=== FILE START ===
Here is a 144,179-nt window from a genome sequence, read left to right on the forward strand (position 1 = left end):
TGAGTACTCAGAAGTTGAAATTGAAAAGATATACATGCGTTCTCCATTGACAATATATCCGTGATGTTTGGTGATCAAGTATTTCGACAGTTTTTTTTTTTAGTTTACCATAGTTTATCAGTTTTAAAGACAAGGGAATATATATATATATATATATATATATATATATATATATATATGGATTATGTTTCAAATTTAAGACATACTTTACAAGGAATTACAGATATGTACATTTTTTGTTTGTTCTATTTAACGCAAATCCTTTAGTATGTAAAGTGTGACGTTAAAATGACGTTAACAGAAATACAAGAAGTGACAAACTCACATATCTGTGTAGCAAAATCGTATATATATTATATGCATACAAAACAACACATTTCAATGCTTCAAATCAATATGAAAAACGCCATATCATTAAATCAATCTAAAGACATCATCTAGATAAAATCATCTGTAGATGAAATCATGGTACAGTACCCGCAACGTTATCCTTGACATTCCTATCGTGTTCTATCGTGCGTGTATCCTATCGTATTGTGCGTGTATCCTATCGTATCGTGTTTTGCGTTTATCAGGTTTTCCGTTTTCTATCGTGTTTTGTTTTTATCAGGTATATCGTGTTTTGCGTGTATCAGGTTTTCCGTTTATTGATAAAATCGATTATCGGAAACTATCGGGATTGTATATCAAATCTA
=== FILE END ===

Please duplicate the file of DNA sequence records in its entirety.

Here is a 144,179-nt window from a genome sequence, read left to right on the forward strand (position 1 = left end):
TGAGTACTCAGAAGTTGAAATTGAAAAGATATACATGCGTTCTCCATTGACAATATATCCGTGATGTTTGGTGATCAAGTATTTCGACAGTTTTTTTTTTTAGTTTACCATAGTTTATCAGTTTTAAAGACAAGGGAATATATATATATATATATATATATATATATATATATATATATGGATTATGTTTCAAATTTAAGACATACTTTACAAGGAATTACAGATATGTACATTTTTTGTTTGTTCTATTTAACGCAAATCCTTTAGTATGTAAAGTGTGACGTTAAAATGACGTTAACAGAAATACAAGAAGTGACAAACTCACATATCTGTGTAGCAAAATCGTATATATATTATATGCATACAAAACAACACATTTCAATGCTTCAAATCAATATGAAAAACGCCATATCATTAAATCAATCTAAAGACATCATCTAGATAAAATCATCTGTAGATGAAATCATGGTACAGTACCCGCAACGTTATCCTTGACATTCCTATCGTGTTCTATCGTGCGTGTATCCTATCGTATTGTGCGTGTATCCTATCGTATCGTGTTTTGCGTTTATCAGGTTTTCCGTTTTCTATCGTGTTTTGTTTTTATCAGGTATATCGTGTTTTGCGTGTATCAGGTTTTCCGTTTATTGATAAAATCGATTATCGGAAACTATCGGGATTGTATATCAAATCTA